There will be no organized,concerted effort to reduce CO2 emissions...

I'd say that if you insert the word "voluntary" before the word "effort", you've got it nailed.

There may come a point, and soon, after which it is inappropriate to continue engaging blithering idiots in consensus decision-making.

There may come a point, and soon, after which it is inappropriate to continue engaging blithering idiots in consensus decision-making.

You mean like this interview with Bill Nye and Marc Morano?


That was painful....

yep, good example. Talking fast and sounding sure of yourself trumps facts in most human situations.

It's interesting that climate campaigners have their facts pretty well straight, but treat the culture with a naive fairy-tale level of disconnect, as though they really believe that the earth's big chance at salvation is the more-or-less spontaneous enlightenment of the masses. The masses, it seems to be presumed, will suddenly seize upon the scientific data and smack their foreheads, saying "egad! what geese we have been!" and cast off their existing beliefs in favor of the scientific method; immediately adopting an ethic of ascetic deprivation in the noble cause of saving the planet.

Ain't gonna happen.

Sheep need border collies.

"Sheep need border collies."

Proposal for QOTW, seconders?


I'll second that :)

It's impossible to argue once someone starts shouting at you, if you shut your mouth you are 'defeated' and if you shout back above the din you are now one of them. I recollect Chomsky saying something to this regard, something like (this is from memory) "What do you do when someone yells and calls you a thief, do you reply that you are not a thief ? because that's what all thieves do right ? The accuser has scored a point, the damage is done"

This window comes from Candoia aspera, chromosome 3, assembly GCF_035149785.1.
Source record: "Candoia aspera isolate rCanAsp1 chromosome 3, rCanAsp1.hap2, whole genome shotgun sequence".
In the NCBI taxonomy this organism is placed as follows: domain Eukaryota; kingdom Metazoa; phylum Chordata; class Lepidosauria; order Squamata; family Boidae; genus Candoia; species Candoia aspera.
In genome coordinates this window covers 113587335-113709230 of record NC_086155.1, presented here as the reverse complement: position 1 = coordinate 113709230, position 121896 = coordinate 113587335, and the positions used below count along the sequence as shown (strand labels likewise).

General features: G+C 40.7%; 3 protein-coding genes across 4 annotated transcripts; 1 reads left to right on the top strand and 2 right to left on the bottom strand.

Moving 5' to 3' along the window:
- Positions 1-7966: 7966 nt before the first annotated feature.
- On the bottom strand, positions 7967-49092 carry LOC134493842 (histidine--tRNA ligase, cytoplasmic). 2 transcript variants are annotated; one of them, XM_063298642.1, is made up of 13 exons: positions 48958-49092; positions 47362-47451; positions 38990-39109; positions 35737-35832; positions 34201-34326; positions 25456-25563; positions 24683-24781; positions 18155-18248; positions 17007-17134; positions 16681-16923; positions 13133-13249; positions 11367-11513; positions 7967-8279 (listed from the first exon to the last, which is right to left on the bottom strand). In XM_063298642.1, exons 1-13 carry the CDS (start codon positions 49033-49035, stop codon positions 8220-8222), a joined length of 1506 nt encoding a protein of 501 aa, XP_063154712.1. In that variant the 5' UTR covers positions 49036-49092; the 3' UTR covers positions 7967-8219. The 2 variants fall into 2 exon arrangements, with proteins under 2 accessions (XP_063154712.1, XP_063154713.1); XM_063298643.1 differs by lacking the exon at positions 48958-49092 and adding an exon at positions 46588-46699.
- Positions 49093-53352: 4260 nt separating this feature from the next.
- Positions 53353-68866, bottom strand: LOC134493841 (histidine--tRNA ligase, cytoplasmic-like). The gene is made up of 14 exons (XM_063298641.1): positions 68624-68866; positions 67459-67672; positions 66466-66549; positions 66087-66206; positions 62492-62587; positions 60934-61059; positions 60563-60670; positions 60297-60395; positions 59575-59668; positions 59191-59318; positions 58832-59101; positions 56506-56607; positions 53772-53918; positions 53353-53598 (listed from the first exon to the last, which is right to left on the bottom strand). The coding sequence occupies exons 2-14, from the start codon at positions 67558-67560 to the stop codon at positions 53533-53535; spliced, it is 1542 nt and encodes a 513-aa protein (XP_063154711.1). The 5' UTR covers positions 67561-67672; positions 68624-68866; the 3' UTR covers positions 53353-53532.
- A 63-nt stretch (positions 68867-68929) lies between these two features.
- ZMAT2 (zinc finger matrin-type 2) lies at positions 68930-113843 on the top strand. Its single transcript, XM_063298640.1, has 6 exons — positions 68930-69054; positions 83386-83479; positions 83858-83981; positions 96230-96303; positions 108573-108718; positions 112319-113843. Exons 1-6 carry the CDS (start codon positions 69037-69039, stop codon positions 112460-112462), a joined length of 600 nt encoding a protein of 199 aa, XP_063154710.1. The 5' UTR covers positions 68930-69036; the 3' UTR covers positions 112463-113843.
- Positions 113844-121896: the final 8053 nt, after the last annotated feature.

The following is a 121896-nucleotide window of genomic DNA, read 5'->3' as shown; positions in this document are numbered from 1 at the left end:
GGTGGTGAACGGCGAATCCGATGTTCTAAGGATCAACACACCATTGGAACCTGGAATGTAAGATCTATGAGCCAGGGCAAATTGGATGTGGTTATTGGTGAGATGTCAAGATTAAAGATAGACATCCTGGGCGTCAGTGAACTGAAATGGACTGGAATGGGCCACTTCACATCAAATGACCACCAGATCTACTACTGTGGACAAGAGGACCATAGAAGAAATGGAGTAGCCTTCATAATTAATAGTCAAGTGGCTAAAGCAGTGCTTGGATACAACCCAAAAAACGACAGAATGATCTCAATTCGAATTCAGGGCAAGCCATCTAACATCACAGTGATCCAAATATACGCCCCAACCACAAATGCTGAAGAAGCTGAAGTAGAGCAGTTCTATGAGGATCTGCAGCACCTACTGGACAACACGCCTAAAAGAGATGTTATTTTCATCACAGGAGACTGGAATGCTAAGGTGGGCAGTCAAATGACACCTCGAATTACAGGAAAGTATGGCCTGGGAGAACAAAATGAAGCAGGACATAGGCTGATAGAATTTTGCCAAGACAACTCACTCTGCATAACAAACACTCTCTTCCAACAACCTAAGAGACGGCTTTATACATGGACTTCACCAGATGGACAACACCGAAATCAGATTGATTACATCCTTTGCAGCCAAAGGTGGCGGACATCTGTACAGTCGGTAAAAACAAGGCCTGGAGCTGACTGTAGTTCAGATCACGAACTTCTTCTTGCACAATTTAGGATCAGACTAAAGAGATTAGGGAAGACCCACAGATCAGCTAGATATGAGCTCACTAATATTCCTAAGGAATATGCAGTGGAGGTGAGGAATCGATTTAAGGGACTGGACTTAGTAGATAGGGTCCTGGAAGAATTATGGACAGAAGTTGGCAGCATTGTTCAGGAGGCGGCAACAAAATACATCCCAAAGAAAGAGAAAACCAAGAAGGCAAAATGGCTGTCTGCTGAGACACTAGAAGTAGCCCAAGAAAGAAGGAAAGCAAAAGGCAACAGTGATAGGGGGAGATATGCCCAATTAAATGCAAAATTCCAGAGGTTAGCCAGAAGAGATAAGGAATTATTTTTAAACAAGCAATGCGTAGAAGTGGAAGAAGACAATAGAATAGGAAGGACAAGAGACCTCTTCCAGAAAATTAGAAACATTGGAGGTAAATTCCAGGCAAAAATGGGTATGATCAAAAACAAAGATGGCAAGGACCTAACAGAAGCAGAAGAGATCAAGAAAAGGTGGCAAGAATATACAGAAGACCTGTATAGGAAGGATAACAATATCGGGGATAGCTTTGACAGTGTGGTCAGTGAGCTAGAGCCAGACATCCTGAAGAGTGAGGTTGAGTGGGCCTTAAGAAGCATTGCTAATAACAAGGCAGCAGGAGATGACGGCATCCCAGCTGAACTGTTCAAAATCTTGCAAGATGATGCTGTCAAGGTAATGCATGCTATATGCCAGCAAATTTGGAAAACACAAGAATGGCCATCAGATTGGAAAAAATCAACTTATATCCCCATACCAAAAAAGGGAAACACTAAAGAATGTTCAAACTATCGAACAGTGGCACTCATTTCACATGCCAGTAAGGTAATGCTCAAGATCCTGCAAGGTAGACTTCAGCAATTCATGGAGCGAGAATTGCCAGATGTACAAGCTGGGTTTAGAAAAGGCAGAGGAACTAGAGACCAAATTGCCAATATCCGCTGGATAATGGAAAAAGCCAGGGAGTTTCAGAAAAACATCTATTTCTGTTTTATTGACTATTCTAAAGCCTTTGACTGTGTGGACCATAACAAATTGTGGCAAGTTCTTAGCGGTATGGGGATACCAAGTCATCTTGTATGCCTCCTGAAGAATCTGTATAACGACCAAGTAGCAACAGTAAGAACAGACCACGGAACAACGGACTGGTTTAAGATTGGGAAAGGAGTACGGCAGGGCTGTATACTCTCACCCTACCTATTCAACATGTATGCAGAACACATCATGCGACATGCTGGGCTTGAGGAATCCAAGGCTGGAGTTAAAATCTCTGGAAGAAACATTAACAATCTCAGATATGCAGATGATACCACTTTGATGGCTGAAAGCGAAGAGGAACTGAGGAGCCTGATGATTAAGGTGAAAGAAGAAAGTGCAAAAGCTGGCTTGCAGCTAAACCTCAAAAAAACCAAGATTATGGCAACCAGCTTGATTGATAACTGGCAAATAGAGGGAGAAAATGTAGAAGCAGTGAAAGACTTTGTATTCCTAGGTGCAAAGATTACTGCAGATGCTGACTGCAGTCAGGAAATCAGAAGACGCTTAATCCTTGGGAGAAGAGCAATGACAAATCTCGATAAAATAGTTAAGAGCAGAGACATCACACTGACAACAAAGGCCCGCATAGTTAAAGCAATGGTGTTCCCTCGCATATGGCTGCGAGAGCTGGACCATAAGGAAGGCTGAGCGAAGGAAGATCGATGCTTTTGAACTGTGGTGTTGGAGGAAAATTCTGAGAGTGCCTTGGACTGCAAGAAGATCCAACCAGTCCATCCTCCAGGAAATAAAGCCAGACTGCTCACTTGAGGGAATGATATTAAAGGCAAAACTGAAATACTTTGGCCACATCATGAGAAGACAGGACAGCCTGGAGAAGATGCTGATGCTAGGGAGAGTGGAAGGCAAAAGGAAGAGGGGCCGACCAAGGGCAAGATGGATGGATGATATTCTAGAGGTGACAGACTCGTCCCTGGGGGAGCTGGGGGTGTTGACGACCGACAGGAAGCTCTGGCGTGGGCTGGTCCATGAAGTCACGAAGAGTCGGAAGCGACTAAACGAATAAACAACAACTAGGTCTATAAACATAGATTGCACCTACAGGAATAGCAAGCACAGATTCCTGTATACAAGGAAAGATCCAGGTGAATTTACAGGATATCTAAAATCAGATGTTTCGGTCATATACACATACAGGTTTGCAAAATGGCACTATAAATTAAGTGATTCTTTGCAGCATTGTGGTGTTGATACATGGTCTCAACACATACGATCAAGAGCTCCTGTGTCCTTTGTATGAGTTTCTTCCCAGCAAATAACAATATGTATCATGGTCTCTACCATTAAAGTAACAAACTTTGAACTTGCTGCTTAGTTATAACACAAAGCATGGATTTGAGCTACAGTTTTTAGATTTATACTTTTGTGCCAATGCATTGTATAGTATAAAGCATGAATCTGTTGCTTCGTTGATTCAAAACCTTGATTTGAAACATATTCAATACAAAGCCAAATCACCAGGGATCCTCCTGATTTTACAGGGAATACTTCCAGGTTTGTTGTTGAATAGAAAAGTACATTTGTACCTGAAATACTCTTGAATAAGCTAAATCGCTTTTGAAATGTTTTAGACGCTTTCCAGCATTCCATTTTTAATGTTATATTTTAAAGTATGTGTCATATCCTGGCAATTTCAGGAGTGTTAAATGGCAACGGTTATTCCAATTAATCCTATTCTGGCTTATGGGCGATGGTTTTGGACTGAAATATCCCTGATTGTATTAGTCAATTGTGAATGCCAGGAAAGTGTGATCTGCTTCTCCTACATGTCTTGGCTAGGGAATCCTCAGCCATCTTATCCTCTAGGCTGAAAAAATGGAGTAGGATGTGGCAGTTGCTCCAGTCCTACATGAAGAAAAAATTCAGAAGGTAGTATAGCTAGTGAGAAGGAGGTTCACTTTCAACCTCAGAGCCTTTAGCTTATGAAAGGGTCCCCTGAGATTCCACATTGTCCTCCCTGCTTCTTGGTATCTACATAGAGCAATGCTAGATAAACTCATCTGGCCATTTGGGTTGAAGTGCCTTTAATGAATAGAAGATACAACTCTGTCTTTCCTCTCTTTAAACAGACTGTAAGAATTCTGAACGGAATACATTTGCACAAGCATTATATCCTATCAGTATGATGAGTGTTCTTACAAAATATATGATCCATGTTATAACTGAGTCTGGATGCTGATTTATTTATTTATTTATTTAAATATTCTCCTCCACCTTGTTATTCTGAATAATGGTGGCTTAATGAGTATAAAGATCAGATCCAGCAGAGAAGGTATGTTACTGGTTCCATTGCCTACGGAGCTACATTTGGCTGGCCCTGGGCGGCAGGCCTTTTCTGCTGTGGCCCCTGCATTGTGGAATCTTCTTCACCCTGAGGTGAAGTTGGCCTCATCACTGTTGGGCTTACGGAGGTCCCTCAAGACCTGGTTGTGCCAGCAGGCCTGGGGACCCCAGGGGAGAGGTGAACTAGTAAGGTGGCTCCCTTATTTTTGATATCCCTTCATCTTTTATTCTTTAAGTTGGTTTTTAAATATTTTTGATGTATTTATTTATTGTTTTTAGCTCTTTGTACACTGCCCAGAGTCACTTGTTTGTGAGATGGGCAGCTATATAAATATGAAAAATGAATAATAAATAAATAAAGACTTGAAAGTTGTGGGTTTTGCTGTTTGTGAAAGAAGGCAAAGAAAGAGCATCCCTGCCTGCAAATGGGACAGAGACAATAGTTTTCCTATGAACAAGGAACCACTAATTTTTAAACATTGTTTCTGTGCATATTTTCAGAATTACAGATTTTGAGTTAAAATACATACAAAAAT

MSM is like that, no meaningful debate can be carried out there, once you are in front of the camera you are in the arena and you are participating in the games, it's all posturing even if you intend to argue constructively.

I agree.
But it might be possible if they are shouting at the crowd rather than at you, to hand them a nice fresh coffee as if to a distressed friend? And then move on.

The thing to do is to analyse the debate method in public. Say to the camera that the guy is talking loud and fast to sound convincing, and that is a well known debate technique, but his facts are actually wrong.

Yes, but in the case of CNN, the thing to do is behave. They created the ruse of a scientific debate to the point they had to post online that the denier was in fact no sort of scientists and that he's wrong. The problem is the cow was out of the barn.

We are so far beyond reality-based news programming that we will not recover. This is all done in a futile effort to outright create false balance rather than report the truth.